## Historic Overview

In the beginning of the 20th century the question of resistance behaviour of metals at low temperatures in a range of single Kelvins arose. Three different cases where highly discussed:

- J. Dewar 1904: extrapolation of high temperature data,

$\rho(T) \rightarrow 0$ for $T\rightarrow 0$K. (red curve) - H. F. L. Matthiesen 1864: residual resistivity due to impurities and defects,

$\rho(T) = \rho_\text{R} + \rho_\text{ph}$ remains constant. (blue curve) - W. Lord Kelvin 1902: electrons are bound to the atoms at low temperatures and become localized,

$\rho(T)\rightarrow\infty$. (green curve)

In 1908 Heike Kamerlingh Onnes was able to produce liquid helium and thus, enabling a new range of temperatures, new experiments became available.

After his first experiments with gold, he concluded that the Matthiesen rule seems to fit very well and the residual resistivity can be lowered by purifying the material. Thus, he switched to mercury, as it was the purest metal available. During his measurements he observed a phase transition to a new state — the superconducting state.

After that ground breaking discovery the search for a fundamental theory began.

Heike Kamerlingh Onnes

Investigations into the properties of substances at low temperatures, which have led, amongst otherthings, to the preparation of liquid helium Nobel Lecture, December 11, 1913

## London Theory

The two German brothers Fritz and Heinz London developed a first, phenomenological theory of superconductivity in 1935. Their description involve the interaction between electromagnetic fields and the current inside the superconductor. Therefore, they derived the two Londen-Equations

\begin{align}\frac{\partial \vec{j}_\text{S}}{\partial t} &= \frac{n_\text{S}\cdot e^2}{m}\vec{E},\label{eq:London1}\\

\nabla\times\vec{j}_\text{S} &= -\frac{n_\text{S}\cdot e^2}{m}\vec{B}.\label{eq:London2}\end{align}

From the second equation the *London penetration depth*

\begin{align}

\lambda_\text{L} &= \sqrt{\frac{m}{\mu_0\cdot n_\text{S}\cdot e^2}}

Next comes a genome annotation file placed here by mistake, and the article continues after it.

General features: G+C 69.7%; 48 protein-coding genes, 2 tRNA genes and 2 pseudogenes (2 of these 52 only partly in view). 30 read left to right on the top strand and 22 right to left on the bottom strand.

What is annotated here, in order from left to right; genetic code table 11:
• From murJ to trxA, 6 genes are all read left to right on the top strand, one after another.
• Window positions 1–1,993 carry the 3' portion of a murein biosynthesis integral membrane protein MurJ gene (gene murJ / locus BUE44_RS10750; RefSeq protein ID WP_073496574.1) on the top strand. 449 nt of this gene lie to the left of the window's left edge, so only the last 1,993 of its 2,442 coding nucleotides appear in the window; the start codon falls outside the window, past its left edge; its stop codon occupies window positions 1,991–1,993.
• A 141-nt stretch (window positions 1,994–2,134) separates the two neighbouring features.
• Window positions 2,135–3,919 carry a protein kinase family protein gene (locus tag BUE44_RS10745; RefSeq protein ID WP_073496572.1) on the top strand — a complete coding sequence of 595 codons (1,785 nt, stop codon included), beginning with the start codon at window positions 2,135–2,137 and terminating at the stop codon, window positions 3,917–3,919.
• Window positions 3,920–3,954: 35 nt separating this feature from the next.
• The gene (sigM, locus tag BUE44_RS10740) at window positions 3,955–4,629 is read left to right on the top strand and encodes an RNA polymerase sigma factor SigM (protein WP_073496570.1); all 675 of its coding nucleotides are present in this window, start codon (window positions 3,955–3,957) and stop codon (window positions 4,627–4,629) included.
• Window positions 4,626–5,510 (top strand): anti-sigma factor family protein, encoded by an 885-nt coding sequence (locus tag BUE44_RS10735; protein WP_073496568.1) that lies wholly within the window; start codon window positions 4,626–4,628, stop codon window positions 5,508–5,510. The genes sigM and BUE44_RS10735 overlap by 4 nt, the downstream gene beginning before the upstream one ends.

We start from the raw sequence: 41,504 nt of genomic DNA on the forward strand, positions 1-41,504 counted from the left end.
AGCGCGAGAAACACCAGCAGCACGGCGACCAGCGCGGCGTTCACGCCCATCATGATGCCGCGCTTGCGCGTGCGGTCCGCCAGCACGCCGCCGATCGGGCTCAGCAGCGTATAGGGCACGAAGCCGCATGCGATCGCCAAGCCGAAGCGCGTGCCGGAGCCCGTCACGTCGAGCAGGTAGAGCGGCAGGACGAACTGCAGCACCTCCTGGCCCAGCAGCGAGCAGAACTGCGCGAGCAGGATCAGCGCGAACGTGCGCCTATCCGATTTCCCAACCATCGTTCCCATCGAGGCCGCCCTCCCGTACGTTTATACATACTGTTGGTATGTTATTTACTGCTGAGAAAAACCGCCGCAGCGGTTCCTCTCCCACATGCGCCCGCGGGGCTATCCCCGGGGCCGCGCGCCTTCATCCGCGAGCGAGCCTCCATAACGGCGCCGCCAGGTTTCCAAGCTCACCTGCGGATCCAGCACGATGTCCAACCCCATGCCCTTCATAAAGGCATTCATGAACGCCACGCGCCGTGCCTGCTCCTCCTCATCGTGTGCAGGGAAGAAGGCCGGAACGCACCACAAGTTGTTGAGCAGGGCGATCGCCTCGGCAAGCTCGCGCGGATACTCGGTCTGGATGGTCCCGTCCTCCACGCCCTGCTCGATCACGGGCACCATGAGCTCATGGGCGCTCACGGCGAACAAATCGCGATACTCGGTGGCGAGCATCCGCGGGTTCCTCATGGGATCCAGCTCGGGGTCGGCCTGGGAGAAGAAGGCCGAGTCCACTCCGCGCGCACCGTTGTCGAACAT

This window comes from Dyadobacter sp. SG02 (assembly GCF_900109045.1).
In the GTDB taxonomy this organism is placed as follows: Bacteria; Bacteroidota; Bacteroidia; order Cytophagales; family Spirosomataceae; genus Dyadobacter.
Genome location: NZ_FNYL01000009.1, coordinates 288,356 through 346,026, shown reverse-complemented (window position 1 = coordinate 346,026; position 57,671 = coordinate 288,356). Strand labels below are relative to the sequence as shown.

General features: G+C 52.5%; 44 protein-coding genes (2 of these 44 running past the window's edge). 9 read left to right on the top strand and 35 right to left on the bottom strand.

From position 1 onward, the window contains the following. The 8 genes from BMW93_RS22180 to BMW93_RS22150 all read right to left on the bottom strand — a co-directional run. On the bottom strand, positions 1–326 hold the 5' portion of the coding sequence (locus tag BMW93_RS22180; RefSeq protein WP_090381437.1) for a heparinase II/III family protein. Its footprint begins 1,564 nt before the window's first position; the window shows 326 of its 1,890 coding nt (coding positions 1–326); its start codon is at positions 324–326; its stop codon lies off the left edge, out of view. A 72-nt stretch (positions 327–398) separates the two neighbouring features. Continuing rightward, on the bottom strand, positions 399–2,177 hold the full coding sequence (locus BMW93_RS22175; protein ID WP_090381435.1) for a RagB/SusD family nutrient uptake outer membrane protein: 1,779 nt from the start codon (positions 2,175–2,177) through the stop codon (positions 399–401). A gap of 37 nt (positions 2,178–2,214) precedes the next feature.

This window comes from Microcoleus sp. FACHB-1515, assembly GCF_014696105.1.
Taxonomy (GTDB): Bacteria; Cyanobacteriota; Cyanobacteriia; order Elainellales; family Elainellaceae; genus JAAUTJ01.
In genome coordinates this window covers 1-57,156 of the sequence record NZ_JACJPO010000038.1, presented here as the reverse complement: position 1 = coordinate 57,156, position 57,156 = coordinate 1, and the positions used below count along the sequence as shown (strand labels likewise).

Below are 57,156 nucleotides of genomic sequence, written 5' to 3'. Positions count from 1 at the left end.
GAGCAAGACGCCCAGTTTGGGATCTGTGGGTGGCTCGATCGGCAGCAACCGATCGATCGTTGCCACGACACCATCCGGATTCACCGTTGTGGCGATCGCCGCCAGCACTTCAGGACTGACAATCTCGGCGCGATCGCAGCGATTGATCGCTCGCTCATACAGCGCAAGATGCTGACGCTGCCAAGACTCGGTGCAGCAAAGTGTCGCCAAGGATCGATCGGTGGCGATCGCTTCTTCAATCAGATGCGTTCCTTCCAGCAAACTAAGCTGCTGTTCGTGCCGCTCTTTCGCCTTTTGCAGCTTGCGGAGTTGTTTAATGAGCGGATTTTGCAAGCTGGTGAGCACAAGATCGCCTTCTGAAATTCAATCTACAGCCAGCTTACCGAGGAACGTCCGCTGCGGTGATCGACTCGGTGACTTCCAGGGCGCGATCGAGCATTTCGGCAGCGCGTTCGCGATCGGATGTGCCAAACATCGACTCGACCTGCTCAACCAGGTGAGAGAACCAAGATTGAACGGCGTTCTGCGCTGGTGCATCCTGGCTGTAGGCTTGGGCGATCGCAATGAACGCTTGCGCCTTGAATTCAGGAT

\label{eq:LondonPenDep}

\end{align}

can be derived. This theory was an major step for the understanding of superconductivity as it was able to describe the behaviour of a superconductor regarding external fields like the Meissner-Ochsenfeld-Effect.

## Ginzburg-Landau-Theory

In 1950 Vitaly Ginzburg and Lev Landau derived a theory from thermodynamics and second-order phase transitions called *Ginzburg-Landau-Theory*. In this theory two lengths play an important role:

With the Ginzburg-Landau parameter $\kappa = \frac{\lambda}{\xi}$ one can distinguish Type I $\left(\kappa<\frac{1}{\sqrt{2}}\right)$ and Type II $\left(\kappa>\frac{1}{\sqrt{2}}\right)$ superconductors.

This theory was another important step towards a full understanding of superconductivity. Alexei Abrikosov was able to explain the penetration of thin films in 1957. Flux tunnels, so called Abrikosov vertices, form a Abrikosov lattice, while each vortex contain a flux equal to exactly a single flux quantum $\Phi_0$.

## BCS Theory

The first microscopic quantum theory was published by John Bardeen, Leon Cooper and John Schrieffer in 1957. This theory describes an interaction between two electrons and a phonon, leading the electrons to condensate into a bosonic *Cooper pair*. For this theory they recieved the Nobel Prize in Physics in 1972. With this theory superconductivity was fully understood until the discovery of high temperature superconductors by Bednorz and Müller in 1986.

Note: A more detailed explaination of the BCS theory will follow in an extra post.